Landlord Insurance Cover Options
Most landlords know that they need specialist landlord insurance. Why? Because household policies do not cover buildings, contents or the landlord for third party liabilities while the buy-to-let property is being let out.
There are a number of options available to landlords when insuring their buy-to-let property.
Firstly, it is essential that a landlord gets their residential investment property insured. Otherwise should their buy-to-let property burn down, they then would be left only with a very expensive piece of land! The best way to find out how much a landlord should insure their buy-to-let property for, is to visit the Association of British Insurers (ABI) website. By registering they can then use their calculator to find out what the potential rebuild costs are and therefore the amount of insurance cover you the landlord needs.
What am I covered for?
When a landlord purchases building insurance, what does this actually insure them for? The simple answer is that a landlord needs to read the Summary of cover of each insurer as each policy varies. As a general rule however, a landlord insurance policy covers a landlord against damage to the building and permanent fixture such as baths, toilets, fitted kitchens and bedroom cupboards. Interior decorations are also covered, but a landlord should check whether floor coverings and domestic white goods are included as not all policies do.
One of the obvious differences between landlord insurance and domestic insurance is that landlords have tenants. As we know not all tenants are the same; some are perceived as more risky than others. This means that not all landlord insurance policies will cover students, tenants in receipt of benefits or asylum seekers.
One essential difference between landlord insurance & domestic insurance is that a landlord needs cover against potential huge claims made by a tenant or other party should an incident occur in their buy-to-let property. For instance imagine a tenant falling over cracking their head, because they say that the floor was uneven. Who are they going to sue? Off course, you the landlord; who could be presented with a potential claim that could amount to hundreds of thousands if not millions of pounds.
A landlord should also make sure that they are covered if their buy-to-let property is empty. Landlords all know that our rental properties may have to stand empty from time to time whilst you try and find a tenant. Voids can be painful enough without having the added worry of your residential investment property not being covered by the landlord insurance whilst it remains unoccupied.
One factor a landlord should consider is the size of any excess that the landlord insurance charges on a claim. Yes, the landlord insurance might be dirt cheap, but do you have to pay the first £500 of any claim? A £250 excess is probably around average. Remember though some insurers can offer different rates in return for an altered excess. All you the landlord need to do is ask. This is where a little bit of judgement comes in. If a landlord is letting to student tenants where there is the potential for you the landlord to have to make a number of small claims, then opting for a high excess is probably not the shrewdest move a landlord could make!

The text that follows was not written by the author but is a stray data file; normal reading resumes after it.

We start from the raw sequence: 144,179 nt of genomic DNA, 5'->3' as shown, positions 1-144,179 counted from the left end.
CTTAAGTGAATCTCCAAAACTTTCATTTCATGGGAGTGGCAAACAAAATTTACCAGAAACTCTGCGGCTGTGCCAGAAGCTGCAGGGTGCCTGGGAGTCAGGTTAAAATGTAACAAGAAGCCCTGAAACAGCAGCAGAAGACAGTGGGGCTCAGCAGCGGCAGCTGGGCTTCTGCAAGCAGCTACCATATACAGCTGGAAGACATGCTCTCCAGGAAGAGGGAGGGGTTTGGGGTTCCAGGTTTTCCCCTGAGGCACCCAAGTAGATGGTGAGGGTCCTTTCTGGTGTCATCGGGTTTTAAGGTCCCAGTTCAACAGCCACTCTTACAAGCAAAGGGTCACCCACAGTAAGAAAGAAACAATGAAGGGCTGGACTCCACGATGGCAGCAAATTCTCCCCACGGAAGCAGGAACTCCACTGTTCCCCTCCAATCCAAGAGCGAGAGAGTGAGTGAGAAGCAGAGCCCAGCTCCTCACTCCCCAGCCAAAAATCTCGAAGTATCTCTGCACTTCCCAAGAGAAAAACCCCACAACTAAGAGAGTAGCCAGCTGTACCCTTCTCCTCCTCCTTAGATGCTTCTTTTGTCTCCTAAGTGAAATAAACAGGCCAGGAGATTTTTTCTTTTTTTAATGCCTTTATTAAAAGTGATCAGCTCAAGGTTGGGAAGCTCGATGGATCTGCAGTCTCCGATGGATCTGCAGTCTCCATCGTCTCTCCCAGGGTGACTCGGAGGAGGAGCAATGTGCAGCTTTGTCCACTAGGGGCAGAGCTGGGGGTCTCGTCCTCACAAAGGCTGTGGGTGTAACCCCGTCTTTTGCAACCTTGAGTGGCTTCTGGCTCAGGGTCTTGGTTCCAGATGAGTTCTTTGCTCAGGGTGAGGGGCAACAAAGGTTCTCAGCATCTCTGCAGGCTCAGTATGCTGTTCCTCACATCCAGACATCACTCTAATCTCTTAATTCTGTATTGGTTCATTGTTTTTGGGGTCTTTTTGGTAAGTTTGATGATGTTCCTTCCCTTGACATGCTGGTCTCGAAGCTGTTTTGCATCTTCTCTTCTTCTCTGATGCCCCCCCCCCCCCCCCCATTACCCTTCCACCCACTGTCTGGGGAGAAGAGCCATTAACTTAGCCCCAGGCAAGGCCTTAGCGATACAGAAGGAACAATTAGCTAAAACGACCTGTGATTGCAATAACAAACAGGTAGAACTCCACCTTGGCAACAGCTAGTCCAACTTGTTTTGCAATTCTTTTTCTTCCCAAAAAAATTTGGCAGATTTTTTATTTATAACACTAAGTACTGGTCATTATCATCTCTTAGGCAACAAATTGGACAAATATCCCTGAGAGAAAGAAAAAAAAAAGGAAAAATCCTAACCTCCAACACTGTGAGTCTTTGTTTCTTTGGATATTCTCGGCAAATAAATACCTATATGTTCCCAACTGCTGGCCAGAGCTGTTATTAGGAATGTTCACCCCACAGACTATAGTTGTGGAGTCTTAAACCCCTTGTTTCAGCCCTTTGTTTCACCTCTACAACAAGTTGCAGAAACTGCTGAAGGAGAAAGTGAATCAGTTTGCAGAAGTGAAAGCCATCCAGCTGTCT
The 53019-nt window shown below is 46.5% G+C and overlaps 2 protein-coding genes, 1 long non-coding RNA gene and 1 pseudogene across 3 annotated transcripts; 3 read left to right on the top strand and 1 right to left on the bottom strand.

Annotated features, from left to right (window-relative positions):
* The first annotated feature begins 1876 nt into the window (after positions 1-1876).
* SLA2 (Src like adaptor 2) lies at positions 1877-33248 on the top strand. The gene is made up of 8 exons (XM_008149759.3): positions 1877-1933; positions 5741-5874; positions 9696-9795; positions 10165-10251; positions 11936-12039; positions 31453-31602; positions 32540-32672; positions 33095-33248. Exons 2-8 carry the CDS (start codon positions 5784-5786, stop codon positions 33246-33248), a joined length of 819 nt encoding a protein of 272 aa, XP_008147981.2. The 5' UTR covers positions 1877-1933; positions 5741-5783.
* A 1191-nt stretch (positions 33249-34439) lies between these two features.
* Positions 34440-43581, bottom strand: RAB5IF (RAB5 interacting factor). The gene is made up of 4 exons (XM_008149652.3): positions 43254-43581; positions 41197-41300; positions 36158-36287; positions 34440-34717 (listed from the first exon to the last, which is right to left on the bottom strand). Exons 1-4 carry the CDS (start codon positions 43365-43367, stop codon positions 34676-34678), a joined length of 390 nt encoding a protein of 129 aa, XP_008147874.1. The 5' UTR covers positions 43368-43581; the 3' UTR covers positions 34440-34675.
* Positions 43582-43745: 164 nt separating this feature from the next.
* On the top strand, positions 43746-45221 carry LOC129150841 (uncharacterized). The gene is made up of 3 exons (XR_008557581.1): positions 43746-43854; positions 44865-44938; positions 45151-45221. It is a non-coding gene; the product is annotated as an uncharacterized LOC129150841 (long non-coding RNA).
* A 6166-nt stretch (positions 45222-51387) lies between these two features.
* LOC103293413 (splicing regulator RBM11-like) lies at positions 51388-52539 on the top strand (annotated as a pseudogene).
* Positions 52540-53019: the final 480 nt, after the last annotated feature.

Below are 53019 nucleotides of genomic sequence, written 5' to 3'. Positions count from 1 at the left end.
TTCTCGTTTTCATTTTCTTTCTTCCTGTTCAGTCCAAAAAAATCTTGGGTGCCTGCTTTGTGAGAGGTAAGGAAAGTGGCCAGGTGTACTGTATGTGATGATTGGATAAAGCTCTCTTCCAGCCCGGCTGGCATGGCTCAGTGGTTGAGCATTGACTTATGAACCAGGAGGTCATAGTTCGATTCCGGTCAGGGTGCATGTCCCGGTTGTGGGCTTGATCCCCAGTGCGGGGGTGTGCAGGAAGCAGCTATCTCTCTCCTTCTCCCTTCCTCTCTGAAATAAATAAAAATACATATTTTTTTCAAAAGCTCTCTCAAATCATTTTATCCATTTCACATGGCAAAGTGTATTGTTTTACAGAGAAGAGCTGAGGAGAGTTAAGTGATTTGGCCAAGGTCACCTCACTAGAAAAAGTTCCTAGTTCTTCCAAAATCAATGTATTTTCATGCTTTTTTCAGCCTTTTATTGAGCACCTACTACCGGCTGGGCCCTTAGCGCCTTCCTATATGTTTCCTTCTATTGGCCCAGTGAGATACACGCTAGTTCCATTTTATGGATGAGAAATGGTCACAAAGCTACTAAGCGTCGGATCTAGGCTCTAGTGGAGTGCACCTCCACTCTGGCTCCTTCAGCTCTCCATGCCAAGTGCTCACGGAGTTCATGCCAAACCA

What’s not covered?
One aspect that a landlord is exposed to which can’t be covered by insurance is theft or damage by their tenants. If a landlord’s buy-to-let property is damaged as a result of forced entry, then the usual cover is available. However, if a landlord has their property damaged or items stolen without forced signs of entry then it is assumed that it has been carried out by the tenant and the landlord’s insurance policy will not cover them. I use as an example of this a situation where former tenants of mine disappeared back to the USA taking my kitchen and appliances with them. All of which I had to replace using my own funds. This is why it is so essential to get a tenant properly referenced and take a tenant deposit when letting your property.
Landlords should remember that once they have landlord insurance that they should keep their cover up to date, even if they stay with the same insurer. Every year building & therefore rebuilding costs rise meaning that you as the landlord should make sure that the sum insured rises to reflect this. To be honest most landlord insurance companies will do this automatically but it is always worth checking. In my view if you as the landlord are going to get insured you should be fully insured, otherwise if the worst happened and your investment property burnt down rather than being able to rebuild you buy-to-let property you may end up only being able to afford to put a Wendy House back in its place!
I’ve taken contents insurance out in the past. Now to be honest I don’t bother. This is because as I rent most of my properties part furnished the only contents as such are white goods, curtains and floor coverings. All these are covered automatically by my insurer Alan Bosewell in their building insurance. If you do rent out a property that is fully furnished then you will need contents insurance to make sure that things like furniture are covered. Some landlords and letting agents insist that their tenants have tenant insurance before they let their buy-to-let property to them. This means that should there be a break in resulting in subsequent damage to their buy-to-let property then the tenant can deal with it under their insurance. In reality this probably duplicates cover as the landlords building insurance should cover your buy-to-let property for these sorts of eventualities. What it does do though is put the onus on the tenant to sort out the claim. This means less work for you as the landlord and it also means that you then don’t have to “fork out” for the excess!